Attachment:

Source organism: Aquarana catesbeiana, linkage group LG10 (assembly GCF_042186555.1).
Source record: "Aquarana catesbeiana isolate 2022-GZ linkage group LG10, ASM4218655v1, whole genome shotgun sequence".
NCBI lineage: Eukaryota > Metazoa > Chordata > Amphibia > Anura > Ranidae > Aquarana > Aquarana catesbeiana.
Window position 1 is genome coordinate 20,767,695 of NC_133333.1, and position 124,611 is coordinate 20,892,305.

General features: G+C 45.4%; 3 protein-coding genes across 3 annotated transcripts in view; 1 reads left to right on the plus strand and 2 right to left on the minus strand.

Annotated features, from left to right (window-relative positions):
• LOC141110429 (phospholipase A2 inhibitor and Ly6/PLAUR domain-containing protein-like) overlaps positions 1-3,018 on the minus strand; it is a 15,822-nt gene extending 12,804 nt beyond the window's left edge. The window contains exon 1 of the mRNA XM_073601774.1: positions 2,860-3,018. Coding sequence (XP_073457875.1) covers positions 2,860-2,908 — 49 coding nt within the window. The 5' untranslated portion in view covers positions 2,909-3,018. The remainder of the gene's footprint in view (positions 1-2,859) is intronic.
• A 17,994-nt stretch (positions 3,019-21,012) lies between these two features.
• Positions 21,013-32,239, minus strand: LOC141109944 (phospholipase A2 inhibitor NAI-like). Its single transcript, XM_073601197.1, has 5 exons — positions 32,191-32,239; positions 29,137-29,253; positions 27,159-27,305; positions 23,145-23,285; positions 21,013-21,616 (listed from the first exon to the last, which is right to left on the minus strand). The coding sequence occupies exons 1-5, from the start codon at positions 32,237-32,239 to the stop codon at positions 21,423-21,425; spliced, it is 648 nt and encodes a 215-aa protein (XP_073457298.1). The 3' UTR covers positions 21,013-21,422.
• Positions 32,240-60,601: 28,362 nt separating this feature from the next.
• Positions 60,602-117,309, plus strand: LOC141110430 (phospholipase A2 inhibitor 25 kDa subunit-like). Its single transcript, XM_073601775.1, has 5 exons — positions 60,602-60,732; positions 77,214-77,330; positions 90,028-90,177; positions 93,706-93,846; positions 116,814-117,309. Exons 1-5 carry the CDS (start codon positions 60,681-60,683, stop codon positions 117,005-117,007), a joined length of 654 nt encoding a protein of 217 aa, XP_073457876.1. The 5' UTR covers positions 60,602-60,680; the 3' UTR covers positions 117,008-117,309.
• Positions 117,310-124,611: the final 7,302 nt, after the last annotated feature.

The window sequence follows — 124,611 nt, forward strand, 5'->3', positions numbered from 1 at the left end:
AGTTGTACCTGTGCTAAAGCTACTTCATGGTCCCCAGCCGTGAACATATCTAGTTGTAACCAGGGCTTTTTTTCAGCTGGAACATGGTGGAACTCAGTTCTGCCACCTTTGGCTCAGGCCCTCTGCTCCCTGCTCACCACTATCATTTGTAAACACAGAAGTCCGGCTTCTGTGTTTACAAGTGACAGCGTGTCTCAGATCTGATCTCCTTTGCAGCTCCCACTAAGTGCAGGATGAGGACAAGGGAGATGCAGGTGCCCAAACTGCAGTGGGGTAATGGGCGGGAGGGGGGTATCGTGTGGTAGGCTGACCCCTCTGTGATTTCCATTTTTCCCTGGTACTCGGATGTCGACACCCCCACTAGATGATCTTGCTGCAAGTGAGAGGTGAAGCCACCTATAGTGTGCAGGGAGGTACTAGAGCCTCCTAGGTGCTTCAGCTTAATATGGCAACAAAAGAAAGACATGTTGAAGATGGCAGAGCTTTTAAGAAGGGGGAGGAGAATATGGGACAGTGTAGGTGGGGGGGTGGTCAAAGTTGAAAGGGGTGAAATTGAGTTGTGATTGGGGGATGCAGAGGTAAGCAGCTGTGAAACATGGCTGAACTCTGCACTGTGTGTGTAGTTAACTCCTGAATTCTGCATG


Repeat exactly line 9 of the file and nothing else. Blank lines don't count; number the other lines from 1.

• Positions 21,013-32,239, minus strand: LOC141109944 (phospholipase A2 inhibitor NAI-like). Its single transcript, XM_073601197.1, has 5 exons — positions 32,191-32,239; positions 29,137-29,253; positions 27,159-27,305; positions 23,145-23,285; positions 21,013-21,616 (listed from the first exon to the last, which is right to left on the minus strand). The coding sequence occupies exons 1-5, from the start codon at positions 32,237-32,239 to the stop codon at positions 21,423-21,425; spliced, it is 648 nt and encodes a 215-aa protein (XP_073457298.1). The 3' UTR covers positions 21,013-21,422.